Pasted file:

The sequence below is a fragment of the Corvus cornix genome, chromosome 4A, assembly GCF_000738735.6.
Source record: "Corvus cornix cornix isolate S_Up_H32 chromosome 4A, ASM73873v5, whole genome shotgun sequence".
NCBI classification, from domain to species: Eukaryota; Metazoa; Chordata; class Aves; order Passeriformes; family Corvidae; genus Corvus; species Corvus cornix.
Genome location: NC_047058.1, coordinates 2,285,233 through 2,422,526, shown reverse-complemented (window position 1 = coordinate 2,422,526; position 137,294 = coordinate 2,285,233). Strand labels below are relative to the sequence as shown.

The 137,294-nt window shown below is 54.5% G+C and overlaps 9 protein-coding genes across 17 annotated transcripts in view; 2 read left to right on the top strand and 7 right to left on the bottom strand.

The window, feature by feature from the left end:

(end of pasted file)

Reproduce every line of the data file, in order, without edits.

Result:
The sequence below is a fragment of the Corvus cornix genome, chromosome 4A, assembly GCF_000738735.6.
Source record: "Corvus cornix cornix isolate S_Up_H32 chromosome 4A, ASM73873v5, whole genome shotgun sequence".
NCBI classification, from domain to species: Eukaryota; Metazoa; Chordata; class Aves; order Passeriformes; family Corvidae; genus Corvus; species Corvus cornix.
Genome location: NC_047058.1, coordinates 2,285,233 through 2,422,526, shown reverse-complemented (window position 1 = coordinate 2,422,526; position 137,294 = coordinate 2,285,233). Strand labels below are relative to the sequence as shown.

The 137,294-nt window shown below is 54.5% G+C and overlaps 9 protein-coding genes across 17 annotated transcripts in view; 2 read left to right on the top strand and 7 right to left on the bottom strand.

The window, feature by feature from the left end: